The growing rift between Europe's leading aerospace companies was further underlined after senior executives at Germany's DaimlerChrysler Aerospace (Dasa) made it clear that an alliance with either BAe-Marconi or Aerospatiale Matra of France was now out of the question.
The decision of the British and the French to seek "national" solutions to the problem of defence restructuring has fatally damaged the project launched by European leaders two years ago to create an all-embracing aerospace holding company covering both civil and military markets.
It has also infuriated the Germans and made them determined to create a rival grouping built around Dasa, the Spanish state-owned company Casa and Alenia of Italy.
Speaking at the start of the Paris airshow, John Weston, chief executive of BAe, predicted that the industry would consolidate into just two global players.
He said that BAe's pounds 7bn merger with GEC-Marconi, which had sent a "galvanising shiver" through Europe's aerospace industry, was a step along the road to BAe joining one of these two global aerospace partnerships.
BAe, the original advocate of the single European aerospace and defence company, also appeared to pour scorn on the idea that such a concept could ever be put together. "It is totally impractical to suggest that you could knock eight companies together and make one," said Mr Weston. "This is not about creating fortress Europe."
Meanwhile, Manfred Bischoff, the chairman of Dasa, cancelled a planned press conference in Paris to fly to the US. Hot on the heels of Dasa's merger with Casa of Spain, there are suggestions that the German company is attempting to put together a deal with Northrop Grumman, which was blocked from merging with its US counterpart Lockheed Martin last year.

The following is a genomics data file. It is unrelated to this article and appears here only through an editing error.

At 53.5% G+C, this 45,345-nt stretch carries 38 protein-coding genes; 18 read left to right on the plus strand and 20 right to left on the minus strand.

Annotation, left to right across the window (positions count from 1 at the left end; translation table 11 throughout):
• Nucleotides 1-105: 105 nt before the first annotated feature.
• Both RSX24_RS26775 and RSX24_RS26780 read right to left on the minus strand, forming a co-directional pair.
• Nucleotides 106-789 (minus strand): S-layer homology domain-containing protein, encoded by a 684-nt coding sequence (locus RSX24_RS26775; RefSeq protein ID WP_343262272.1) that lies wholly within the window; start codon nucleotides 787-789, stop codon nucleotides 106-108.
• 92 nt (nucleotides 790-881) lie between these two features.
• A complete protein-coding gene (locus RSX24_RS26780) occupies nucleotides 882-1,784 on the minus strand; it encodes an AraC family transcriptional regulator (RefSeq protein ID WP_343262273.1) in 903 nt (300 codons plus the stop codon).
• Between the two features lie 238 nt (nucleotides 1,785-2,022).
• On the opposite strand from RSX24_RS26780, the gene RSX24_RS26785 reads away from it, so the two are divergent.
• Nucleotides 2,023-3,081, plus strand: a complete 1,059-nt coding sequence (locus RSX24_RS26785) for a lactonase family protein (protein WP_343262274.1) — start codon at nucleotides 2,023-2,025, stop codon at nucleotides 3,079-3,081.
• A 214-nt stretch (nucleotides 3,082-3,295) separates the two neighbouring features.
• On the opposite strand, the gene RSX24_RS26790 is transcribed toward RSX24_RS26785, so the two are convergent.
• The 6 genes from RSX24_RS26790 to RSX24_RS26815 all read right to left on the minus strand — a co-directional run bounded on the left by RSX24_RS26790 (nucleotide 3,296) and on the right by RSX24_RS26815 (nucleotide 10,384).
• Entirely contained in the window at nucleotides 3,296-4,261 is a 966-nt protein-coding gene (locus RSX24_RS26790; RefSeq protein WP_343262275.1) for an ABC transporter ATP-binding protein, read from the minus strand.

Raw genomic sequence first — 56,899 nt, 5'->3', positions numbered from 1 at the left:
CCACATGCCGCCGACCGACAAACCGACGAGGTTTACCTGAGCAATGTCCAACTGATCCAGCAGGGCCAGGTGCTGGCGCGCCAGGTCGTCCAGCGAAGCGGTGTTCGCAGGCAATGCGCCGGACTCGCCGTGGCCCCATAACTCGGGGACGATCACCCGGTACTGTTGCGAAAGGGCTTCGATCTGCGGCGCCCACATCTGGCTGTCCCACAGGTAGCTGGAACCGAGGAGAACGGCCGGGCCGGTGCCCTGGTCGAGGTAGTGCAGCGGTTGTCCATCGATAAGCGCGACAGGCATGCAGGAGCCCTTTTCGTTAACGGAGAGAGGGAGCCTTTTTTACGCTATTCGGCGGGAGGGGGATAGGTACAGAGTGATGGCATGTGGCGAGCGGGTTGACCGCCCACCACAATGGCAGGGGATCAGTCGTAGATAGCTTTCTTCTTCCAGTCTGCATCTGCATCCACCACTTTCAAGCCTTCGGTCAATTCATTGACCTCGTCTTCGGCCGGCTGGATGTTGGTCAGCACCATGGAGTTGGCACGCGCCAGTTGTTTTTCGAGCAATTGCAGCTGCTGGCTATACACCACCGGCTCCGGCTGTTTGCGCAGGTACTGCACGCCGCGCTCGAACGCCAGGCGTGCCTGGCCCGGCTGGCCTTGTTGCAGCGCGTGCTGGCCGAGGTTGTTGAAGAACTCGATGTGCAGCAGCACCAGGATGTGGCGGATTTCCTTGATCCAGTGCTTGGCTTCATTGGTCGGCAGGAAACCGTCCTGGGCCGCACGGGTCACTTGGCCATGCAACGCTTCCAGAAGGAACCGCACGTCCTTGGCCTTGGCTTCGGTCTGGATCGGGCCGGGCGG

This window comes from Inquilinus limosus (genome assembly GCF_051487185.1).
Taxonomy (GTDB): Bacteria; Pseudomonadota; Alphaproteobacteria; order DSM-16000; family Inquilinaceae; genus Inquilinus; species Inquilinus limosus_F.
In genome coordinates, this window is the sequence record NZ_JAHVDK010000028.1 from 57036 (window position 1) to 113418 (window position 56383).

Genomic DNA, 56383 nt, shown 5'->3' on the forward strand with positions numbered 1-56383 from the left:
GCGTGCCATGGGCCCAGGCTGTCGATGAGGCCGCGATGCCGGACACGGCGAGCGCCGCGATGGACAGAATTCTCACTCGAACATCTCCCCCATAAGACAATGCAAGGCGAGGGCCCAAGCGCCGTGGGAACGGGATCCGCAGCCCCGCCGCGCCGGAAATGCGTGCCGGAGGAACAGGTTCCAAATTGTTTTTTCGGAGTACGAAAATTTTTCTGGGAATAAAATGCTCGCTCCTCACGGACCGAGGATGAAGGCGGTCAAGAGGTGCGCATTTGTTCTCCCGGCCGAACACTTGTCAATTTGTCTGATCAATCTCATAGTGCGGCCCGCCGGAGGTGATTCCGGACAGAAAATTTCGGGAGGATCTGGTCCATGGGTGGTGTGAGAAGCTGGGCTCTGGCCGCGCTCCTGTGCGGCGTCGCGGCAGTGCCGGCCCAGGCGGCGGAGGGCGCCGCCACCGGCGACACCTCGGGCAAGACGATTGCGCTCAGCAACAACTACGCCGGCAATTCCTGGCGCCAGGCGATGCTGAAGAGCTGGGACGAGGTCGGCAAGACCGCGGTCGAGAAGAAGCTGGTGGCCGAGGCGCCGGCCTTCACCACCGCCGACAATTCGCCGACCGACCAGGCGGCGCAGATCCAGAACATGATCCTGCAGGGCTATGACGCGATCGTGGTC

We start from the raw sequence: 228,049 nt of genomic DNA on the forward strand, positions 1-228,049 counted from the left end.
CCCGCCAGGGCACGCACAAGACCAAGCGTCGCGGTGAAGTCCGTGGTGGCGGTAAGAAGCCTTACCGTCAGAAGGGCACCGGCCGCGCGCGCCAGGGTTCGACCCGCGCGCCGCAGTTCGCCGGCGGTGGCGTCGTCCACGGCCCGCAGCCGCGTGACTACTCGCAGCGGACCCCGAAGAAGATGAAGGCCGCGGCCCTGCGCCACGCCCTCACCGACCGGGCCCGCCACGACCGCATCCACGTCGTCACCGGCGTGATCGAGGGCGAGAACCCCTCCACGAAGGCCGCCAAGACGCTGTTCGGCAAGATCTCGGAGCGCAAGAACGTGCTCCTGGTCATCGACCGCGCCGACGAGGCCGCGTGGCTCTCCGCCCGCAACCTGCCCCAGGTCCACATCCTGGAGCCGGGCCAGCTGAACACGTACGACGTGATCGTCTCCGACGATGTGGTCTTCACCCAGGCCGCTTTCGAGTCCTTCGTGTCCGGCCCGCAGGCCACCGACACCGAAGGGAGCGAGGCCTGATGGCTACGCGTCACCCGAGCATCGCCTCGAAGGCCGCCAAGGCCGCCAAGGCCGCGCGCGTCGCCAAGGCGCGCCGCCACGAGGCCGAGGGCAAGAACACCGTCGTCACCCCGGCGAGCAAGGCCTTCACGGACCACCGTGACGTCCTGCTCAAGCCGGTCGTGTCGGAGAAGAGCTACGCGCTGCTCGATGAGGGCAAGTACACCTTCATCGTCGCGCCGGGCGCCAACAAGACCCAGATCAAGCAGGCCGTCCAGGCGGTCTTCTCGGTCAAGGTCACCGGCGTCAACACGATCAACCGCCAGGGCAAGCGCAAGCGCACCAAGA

However, Sir Dick Evans, the chairman of BAe, said it was "inconceivable" that the US administration would allow Dasa or any other foreign aerospace company to acquire Grumman after it had refused to allow the Lockheed takeover to go ahead.
He said that in the longer term there would be two or three global aerospace companies, each of them with a major US presence. But it was important for the US to decide what its policy was towards further consolidation on a transnational scale and how it would deal with the implications for US defence security.
Meanwhile, ministers from the four Airbus countries - Britain, Germany, France and Spain - will meet in Paris today in a bid to kickstart the stalled process of transforming the consortium into a single corporate entity. Sir Dick said the four governments needed to "re-energise the Airbus partnership and revisit the whole concept of the single corporate entity in light of the latest developments in Europe".
Dasa's takeover of Casa and the privatisation of Aerospatiale following its merger with Matra have raised hopes that the project can be resurrected after stalling last autumn. Noel Foregard, chief executive of Airbus, who has staked his job on the consortium changing its status, said it was "an absolute necessity to make the transformation as soon as possible".
He added that, because all four partners now shared the same private sector culture, he was "very optimistic" that a breakthrough would be made. But he declined to outline a timescale for the single corporate entity.Reuse content